I have been building tools for looking at the relationships between currencies, and one thing that has really stood out has been the behaviour of JPY. USD/JPY was until recently highly correlated with the two-year nominal interest-rate spread. But when the LDP won the election, something snapped. It is now not correlated with anything at all, except for Japanese equities, for which the movement in the currency is probably the causal factor. What is going on?
An obvious thing to wonder is whether there is a parallel with the last sustained period of JPY weakness in the mid-2000’s — the period of the yen carry trade. I have been wondering whether the sudden decline of JPY might be the result of yen-financed investments in non-Japanese assets. That would explain the sudden plummeting of the currency and perhaps the recent strength of global equities. This week, Andrew Hunt argues that Japanese banks have indeed been acquiring foreign assets — he says that all of the liquidity created by the BoJ’s recent puchases (which have been going on for a while — I watch its balance sheet every day) has been leaking abroad. This lends support to the idea of a carry trade that was suggested by the movements of asset prices. I suppose the story one could tell is that the election of the new government in Japan was a signal to domestic banks and foreign speculators that the Japanese currency was set to weaken, which gave the green light to JPY-funded trades at the same time at the strength of the US economy might be making the USD less attractive as a funding currency.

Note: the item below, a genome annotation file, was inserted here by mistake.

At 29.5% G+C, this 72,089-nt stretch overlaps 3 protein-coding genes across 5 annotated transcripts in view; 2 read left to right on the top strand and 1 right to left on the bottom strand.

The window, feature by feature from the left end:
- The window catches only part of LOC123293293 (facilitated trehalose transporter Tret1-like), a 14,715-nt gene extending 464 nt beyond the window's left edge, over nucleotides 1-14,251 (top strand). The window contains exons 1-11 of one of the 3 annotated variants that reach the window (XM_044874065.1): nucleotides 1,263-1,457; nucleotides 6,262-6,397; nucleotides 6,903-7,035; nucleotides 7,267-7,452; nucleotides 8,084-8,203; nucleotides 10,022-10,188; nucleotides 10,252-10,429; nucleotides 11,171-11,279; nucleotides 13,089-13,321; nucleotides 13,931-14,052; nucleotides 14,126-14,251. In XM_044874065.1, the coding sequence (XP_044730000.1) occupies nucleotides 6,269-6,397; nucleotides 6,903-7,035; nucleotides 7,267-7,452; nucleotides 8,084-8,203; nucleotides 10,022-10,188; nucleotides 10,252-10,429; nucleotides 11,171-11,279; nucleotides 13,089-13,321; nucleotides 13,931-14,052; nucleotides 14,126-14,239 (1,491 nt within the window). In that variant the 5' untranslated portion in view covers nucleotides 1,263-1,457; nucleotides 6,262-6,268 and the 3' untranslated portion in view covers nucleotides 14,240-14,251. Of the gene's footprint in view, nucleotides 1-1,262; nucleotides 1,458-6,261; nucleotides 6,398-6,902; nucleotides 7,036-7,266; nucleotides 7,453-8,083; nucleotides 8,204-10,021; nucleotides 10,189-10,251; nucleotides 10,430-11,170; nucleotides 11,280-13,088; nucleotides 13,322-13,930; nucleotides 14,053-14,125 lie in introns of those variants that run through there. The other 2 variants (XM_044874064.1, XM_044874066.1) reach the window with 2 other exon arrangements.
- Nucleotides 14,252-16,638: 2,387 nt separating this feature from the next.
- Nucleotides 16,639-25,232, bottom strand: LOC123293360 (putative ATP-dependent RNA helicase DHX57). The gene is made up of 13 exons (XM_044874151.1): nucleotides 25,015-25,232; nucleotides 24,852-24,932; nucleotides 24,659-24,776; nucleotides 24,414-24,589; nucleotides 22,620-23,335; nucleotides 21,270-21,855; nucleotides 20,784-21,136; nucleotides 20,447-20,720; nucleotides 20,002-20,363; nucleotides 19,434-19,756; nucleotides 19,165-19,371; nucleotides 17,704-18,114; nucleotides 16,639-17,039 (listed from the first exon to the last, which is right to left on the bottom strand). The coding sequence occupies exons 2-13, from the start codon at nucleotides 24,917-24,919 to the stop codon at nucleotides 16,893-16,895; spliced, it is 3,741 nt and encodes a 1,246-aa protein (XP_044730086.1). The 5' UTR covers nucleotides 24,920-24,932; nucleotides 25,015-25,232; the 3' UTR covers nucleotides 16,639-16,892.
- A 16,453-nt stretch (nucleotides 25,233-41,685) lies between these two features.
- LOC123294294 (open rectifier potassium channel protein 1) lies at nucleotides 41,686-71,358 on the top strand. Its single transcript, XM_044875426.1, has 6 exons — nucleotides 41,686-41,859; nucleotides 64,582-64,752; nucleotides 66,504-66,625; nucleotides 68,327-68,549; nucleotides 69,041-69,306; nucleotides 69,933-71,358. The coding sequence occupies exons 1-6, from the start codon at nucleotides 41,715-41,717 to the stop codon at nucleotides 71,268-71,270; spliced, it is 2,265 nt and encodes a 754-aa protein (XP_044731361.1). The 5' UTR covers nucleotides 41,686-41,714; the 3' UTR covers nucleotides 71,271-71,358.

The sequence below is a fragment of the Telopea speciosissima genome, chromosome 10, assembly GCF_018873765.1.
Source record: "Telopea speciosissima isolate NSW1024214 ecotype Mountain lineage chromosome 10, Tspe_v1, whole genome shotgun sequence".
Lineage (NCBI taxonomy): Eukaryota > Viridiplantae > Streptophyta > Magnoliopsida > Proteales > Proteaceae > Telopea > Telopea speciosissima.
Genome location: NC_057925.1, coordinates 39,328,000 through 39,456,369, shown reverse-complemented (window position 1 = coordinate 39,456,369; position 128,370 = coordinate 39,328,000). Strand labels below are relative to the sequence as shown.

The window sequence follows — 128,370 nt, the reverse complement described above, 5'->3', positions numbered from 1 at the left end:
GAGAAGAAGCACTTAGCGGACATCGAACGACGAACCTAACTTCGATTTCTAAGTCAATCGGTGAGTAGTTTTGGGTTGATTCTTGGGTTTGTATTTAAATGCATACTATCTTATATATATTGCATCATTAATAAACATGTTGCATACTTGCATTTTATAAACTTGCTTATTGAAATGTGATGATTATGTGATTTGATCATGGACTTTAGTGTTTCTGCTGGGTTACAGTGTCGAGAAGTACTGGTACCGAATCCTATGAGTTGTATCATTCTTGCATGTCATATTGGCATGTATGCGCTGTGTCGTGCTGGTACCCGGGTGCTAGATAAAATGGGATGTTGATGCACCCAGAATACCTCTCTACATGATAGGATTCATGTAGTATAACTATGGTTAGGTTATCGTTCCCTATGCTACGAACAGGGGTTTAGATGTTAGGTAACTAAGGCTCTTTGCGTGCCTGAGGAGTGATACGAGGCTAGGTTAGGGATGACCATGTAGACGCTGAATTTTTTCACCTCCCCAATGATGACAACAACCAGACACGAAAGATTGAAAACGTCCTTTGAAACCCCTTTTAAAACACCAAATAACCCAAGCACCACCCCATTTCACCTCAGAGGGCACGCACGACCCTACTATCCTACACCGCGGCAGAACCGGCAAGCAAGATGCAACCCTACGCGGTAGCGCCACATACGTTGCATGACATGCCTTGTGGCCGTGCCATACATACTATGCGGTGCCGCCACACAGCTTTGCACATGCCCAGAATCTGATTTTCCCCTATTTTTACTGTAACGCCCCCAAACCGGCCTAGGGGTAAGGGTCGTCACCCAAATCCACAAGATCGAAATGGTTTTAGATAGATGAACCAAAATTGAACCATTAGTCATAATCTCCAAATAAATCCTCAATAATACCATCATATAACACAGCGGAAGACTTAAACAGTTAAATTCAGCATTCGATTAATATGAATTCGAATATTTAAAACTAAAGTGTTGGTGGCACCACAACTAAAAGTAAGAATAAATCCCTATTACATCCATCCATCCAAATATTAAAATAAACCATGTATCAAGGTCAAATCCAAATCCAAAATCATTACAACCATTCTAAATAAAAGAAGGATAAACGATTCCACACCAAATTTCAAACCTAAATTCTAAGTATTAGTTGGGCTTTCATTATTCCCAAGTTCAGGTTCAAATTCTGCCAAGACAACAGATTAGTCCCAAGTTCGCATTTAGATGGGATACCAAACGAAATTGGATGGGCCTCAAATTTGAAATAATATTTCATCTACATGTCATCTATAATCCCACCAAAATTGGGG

If there is a new JPY carry trade emerging — and the evidence is still quite preliminary — then it is something that could go on for a long time and snap the existing relationships in financial markets. Equities could remain strong in spite of their normal relationships.
The fall in JPY has reignited talk of a “currency war”. I do not think this idea, appealing though it clearly is to journalists, is remotely helpful. In a war, countries attempt to do each other down in a zero-sum game. I am not sure that currency movements are a zero-sum game (think of Europe, for example, where currency flexibility in the periphery would probably help everybody, were it possible). In a currency war, countries would presumably try to do each other down deliberately — which is an idea that is apt to confuse, since neither the BoJ nor the Fed (another alleged warmonger) has explicitly set out to affect the currency markets. Their policies are responses to domestic conditions.
Another unhelpful concept that I keep encountering is that of a “bond bubble”. People have been rabbiting on about this since 2009. But, again, I can’t see that it is a remotely useful concept. A bubble is a self-sustaining increase in prices associated with speculation. Bond prices are high because yields are low; yields are low because central-bank rates are low and expected to remain so. That seems to be a perfectly good explanation for why bond prices are high — so what is the “bubble” model supposed to explain? And there is no evidence of speculative behaviour in the bond market. Are taxi drivers talking about how much they made in Gilts? Has anyone written a book called “FTSE Actuaries UK Conventional Gilts All Stocks 360”?